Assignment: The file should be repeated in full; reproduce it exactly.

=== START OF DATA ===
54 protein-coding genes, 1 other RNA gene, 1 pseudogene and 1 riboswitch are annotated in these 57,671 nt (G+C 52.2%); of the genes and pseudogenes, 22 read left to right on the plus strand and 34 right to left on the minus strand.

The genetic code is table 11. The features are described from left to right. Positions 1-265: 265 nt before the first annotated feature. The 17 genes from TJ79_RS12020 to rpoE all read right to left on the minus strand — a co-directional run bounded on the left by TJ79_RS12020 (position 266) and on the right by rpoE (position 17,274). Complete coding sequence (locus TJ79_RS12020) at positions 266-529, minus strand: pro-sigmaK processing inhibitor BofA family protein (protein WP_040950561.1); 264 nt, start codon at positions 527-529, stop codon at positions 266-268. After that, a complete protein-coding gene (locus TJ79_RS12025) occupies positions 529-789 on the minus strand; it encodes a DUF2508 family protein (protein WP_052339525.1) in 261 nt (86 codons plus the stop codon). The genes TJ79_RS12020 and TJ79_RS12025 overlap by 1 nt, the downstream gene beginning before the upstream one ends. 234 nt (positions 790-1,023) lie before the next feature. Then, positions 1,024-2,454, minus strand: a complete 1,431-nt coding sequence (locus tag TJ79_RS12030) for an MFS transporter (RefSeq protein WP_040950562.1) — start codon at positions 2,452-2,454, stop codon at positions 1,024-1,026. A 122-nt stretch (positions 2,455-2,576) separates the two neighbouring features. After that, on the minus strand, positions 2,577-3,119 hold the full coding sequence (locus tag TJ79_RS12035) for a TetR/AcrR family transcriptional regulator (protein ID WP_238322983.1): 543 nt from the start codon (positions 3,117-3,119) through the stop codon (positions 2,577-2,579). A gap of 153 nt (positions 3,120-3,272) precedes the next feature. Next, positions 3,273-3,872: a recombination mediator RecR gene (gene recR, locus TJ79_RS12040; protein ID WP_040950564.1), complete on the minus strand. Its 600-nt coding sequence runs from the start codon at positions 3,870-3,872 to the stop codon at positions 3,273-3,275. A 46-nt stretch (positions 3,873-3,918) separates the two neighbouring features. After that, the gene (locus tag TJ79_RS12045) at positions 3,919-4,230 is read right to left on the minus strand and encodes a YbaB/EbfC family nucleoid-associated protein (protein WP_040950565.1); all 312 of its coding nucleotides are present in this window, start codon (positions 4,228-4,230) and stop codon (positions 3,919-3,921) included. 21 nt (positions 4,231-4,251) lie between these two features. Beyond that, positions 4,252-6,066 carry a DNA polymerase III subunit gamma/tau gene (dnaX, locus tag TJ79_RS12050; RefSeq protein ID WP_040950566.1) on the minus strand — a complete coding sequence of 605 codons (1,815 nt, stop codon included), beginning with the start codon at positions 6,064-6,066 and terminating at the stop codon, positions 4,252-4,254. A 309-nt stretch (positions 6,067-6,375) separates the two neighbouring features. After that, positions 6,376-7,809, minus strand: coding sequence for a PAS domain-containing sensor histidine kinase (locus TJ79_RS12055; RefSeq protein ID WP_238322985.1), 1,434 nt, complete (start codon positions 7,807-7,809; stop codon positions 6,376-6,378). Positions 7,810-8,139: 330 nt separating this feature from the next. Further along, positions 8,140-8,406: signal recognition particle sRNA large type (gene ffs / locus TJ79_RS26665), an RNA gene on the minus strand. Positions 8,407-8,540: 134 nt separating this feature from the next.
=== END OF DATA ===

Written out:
54 protein-coding genes, 1 other RNA gene, 1 pseudogene and 1 riboswitch are annotated in these 57,671 nt (G+C 52.2%); of the genes and pseudogenes, 22 read left to right on the plus strand and 34 right to left on the minus strand.

The genetic code is table 11. The features are described from left to right. Positions 1-265: 265 nt before the first annotated feature. The 17 genes from TJ79_RS12020 to rpoE all read right to left on the minus strand — a co-directional run bounded on the left by TJ79_RS12020 (position 266) and on the right by rpoE (position 17,274). Complete coding sequence (locus TJ79_RS12020) at positions 266-529, minus strand: pro-sigmaK processing inhibitor BofA family protein (protein WP_040950561.1); 264 nt, start codon at positions 527-529, stop codon at positions 266-268. After that, a complete protein-coding gene (locus TJ79_RS12025) occupies positions 529-789 on the minus strand; it encodes a DUF2508 family protein (protein WP_052339525.1) in 261 nt (86 codons plus the stop codon). The genes TJ79_RS12020 and TJ79_RS12025 overlap by 1 nt, the downstream gene beginning before the upstream one ends. 234 nt (positions 790-1,023) lie before the next feature. Then, positions 1,024-2,454, minus strand: a complete 1,431-nt coding sequence (locus tag TJ79_RS12030) for an MFS transporter (RefSeq protein WP_040950562.1) — start codon at positions 2,452-2,454, stop codon at positions 1,024-1,026. A 122-nt stretch (positions 2,455-2,576) separates the two neighbouring features. After that, on the minus strand, positions 2,577-3,119 hold the full coding sequence (locus tag TJ79_RS12035) for a TetR/AcrR family transcriptional regulator (protein ID WP_238322983.1): 543 nt from the start codon (positions 3,117-3,119) through the stop codon (positions 2,577-2,579). A gap of 153 nt (positions 3,120-3,272) precedes the next feature. Next, positions 3,273-3,872: a recombination mediator RecR gene (gene recR, locus TJ79_RS12040; protein ID WP_040950564.1), complete on the minus strand. Its 600-nt coding sequence runs from the start codon at positions 3,870-3,872 to the stop codon at positions 3,273-3,275. A 46-nt stretch (positions 3,873-3,918) separates the two neighbouring features. After that, the gene (locus tag TJ79_RS12045) at positions 3,919-4,230 is read right to left on the minus strand and encodes a YbaB/EbfC family nucleoid-associated protein (protein WP_040950565.1); all 312 of its coding nucleotides are present in this window, start codon (positions 4,228-4,230) and stop codon (positions 3,919-3,921) included. 21 nt (positions 4,231-4,251) lie between these two features. Beyond that, positions 4,252-6,066 carry a DNA polymerase III subunit gamma/tau gene (dnaX, locus tag TJ79_RS12050; RefSeq protein ID WP_040950566.1) on the minus strand — a complete coding sequence of 605 codons (1,815 nt, stop codon included), beginning with the start codon at positions 6,064-6,066 and terminating at the stop codon, positions 4,252-4,254. A 309-nt stretch (positions 6,067-6,375) separates the two neighbouring features. After that, positions 6,376-7,809, minus strand: coding sequence for a PAS domain-containing sensor histidine kinase (locus TJ79_RS12055; RefSeq protein ID WP_238322985.1), 1,434 nt, complete (start codon positions 7,807-7,809; stop codon positions 6,376-6,378). Positions 7,810-8,139: 330 nt separating this feature from the next. Further along, positions 8,140-8,406: signal recognition particle sRNA large type (gene ffs / locus TJ79_RS26665), an RNA gene on the minus strand. Positions 8,407-8,540: 134 nt separating this feature from the next.